Kim@Eyesonthedollar recently posted..Could You Survive Financially If You Lost a Job?My Profile

  • A DF once told me a pool was … “a hole in the back yard to shovel money”….He was sooo right. We get a “cheapy pool” every couple of years that holds about 6K gallons and I’m gonna try to talk the DW out of that this year. The cost that you highlighted though smaller are significant just the same and the family tends to use it less and less. Thank you for putting this informative article together.

  • Ooooo – my estimate was pretty close. But I have an advantage because I own a pool. I was off the grid yesterday so I couldn’t comment in.

    I guessed about $1500 a year. That’s about what we spend. $40/mo electricity (no heat – because like you, it will never be warm enough to offset the additional cost). $60/mo chemicals (DIY – I’ve never considered hiring a pool boy, but I might now if the cost is the same). $300/year reserve for any repairs (although we haven’t had any yet but recognize it’s inevitable so I put my smart budgeting hat on).

    We don’t insure. Insurance on an island is not for the faint of heart. I don’t need to increase it any. I’m just risking it here.

    We didn’t have any additional increase in our taxes because in our area a pool doesn’t increase the value of a home.

    And we don’t have pool parties, because, well – I don’t like to throw parties. :-)

    The cost of a pool is surprising once you add it up. You got it right there! But I honestly don’t think I can own a home without a pool, now that I have one. I just love it so much.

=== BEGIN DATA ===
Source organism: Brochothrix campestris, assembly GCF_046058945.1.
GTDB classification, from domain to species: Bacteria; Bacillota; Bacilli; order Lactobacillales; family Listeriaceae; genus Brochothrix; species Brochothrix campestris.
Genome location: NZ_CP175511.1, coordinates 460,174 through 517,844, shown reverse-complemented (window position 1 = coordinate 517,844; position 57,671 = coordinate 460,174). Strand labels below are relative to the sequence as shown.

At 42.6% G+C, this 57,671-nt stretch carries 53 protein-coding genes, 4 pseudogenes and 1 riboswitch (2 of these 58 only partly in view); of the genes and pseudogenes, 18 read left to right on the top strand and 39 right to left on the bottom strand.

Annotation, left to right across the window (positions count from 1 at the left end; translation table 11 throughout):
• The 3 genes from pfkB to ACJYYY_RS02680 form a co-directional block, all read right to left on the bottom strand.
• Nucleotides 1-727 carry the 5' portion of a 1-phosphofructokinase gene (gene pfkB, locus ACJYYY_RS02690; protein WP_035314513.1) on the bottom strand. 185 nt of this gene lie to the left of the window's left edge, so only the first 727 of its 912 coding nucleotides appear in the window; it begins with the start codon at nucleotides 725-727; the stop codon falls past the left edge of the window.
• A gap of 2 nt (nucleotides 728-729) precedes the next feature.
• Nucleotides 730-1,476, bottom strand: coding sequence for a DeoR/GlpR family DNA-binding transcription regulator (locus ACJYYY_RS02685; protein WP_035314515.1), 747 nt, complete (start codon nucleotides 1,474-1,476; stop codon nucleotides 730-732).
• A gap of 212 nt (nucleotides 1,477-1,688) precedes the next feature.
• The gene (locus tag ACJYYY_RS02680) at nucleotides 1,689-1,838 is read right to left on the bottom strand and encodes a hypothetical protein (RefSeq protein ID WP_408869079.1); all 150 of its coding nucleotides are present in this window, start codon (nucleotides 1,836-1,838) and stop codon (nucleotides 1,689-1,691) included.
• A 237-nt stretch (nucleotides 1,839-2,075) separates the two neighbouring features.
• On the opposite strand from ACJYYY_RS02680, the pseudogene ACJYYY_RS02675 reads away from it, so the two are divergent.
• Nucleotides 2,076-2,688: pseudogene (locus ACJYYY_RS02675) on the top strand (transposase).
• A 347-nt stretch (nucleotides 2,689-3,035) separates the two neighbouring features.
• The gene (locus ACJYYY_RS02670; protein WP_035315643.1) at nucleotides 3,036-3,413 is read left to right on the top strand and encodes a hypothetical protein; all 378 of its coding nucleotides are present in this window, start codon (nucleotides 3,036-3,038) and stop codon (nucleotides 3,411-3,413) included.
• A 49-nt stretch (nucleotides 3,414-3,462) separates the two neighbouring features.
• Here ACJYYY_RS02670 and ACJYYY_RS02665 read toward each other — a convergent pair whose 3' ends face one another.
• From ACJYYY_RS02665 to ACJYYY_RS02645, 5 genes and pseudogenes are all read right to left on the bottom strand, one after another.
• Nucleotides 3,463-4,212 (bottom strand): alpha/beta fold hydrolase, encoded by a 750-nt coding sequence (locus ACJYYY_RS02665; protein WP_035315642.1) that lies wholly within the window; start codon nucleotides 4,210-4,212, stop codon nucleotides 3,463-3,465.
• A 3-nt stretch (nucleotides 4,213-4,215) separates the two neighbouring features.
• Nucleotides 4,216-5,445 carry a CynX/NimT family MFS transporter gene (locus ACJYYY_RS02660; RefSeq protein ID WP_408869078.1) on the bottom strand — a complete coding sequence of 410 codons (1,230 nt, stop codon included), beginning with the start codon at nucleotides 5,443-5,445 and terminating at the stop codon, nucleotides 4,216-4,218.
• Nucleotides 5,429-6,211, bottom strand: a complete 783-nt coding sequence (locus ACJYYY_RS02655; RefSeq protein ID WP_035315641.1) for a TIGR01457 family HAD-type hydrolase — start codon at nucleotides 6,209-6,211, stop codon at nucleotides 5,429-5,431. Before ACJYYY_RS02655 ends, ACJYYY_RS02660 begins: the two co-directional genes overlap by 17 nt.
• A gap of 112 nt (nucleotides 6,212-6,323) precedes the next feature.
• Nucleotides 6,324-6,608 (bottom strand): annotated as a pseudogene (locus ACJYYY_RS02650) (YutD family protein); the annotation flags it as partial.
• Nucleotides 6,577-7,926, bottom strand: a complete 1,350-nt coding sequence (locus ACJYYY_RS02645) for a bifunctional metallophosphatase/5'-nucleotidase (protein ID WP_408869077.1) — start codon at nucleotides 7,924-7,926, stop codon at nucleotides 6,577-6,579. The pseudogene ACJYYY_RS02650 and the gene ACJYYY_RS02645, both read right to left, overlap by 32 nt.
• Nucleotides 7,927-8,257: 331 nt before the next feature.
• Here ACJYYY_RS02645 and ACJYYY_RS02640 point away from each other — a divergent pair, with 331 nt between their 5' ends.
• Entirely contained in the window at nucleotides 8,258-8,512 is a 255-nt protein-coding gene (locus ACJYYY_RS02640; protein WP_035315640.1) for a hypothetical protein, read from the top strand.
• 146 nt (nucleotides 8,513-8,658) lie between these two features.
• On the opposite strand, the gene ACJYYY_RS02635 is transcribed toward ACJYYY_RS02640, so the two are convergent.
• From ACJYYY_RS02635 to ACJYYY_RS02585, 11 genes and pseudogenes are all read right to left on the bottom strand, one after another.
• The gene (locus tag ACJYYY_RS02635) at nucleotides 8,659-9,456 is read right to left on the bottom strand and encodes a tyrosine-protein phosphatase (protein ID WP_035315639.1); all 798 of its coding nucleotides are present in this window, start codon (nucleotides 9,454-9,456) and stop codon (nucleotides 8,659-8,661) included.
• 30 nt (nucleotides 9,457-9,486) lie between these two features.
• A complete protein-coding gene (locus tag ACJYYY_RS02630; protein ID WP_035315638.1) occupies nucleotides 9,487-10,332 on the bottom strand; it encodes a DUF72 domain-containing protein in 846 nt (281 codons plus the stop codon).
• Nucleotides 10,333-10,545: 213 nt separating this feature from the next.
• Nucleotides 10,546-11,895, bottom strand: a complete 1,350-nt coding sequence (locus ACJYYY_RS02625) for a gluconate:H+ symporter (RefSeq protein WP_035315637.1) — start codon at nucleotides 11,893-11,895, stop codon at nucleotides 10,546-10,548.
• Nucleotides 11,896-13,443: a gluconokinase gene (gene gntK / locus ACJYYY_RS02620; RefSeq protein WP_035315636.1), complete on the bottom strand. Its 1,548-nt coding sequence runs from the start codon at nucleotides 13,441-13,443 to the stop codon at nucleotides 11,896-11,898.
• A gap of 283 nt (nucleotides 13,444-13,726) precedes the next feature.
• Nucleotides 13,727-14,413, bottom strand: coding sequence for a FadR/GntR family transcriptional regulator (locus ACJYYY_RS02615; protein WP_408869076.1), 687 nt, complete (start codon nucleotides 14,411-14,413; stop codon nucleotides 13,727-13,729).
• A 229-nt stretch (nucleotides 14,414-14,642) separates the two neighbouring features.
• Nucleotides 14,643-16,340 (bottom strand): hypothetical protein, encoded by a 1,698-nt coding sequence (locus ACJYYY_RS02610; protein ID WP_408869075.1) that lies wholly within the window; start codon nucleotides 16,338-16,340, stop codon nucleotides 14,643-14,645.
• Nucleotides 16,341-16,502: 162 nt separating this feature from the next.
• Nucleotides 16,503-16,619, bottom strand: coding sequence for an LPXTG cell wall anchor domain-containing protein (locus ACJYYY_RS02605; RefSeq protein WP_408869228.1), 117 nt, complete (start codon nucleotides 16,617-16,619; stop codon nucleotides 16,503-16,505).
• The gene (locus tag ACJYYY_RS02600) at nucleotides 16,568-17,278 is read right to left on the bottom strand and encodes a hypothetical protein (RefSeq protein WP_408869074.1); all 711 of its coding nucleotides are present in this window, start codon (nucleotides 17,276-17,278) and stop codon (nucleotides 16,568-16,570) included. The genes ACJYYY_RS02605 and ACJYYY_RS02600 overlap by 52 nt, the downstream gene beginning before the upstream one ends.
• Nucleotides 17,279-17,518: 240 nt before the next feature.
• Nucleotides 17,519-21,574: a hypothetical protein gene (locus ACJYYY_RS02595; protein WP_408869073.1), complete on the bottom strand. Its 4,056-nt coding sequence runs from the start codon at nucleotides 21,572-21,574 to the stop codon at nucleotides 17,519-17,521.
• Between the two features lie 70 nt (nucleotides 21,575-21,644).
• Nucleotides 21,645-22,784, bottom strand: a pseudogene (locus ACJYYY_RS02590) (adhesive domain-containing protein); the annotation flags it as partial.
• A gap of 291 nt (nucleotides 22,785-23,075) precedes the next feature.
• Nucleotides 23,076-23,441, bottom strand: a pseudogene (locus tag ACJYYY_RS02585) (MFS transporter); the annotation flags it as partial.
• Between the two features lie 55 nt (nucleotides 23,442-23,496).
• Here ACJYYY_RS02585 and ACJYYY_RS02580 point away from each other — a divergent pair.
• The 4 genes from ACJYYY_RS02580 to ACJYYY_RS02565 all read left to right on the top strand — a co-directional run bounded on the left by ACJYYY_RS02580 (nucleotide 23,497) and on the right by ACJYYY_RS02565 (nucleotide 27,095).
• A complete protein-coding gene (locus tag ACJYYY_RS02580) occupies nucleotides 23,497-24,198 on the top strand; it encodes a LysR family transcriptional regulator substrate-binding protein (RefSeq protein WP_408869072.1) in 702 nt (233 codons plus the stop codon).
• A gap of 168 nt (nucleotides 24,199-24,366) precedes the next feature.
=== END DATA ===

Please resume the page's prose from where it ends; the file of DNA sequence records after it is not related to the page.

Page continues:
Loved this series. Thanks for sharing!
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  • […] Actual Cost of Owning a Pool (a series) by Planting our Pennies […]

  • Holy s**t. I honestly didn’t think the costs would be that high. I thought buying the chemicals in bulk wouldn’t be too bad and didn’t figure on electricity being a significant expense at all. Great info when we eventually look at buying a house. Thanks!
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  • […] pool on the internet.  It’s in three parts, and here they are. Part 1 – Part 2 – Part 3. […]

  • Krissy

    I’m in the market for a new home and really had my heart set on having a pool of my own (rather than continuing to use a community pool filled with unruly children!), but you have effectively convinced me that my budget simply won’t support. Something else only for rich people, I guess. So, your thorough and straightforward posts have done their job and opened my eyes! Unfortunately I am landlocked, so no ocean for me.

    What are your thoughts on swim spas and hot tubs as an alternative?

    • Glad to be a help!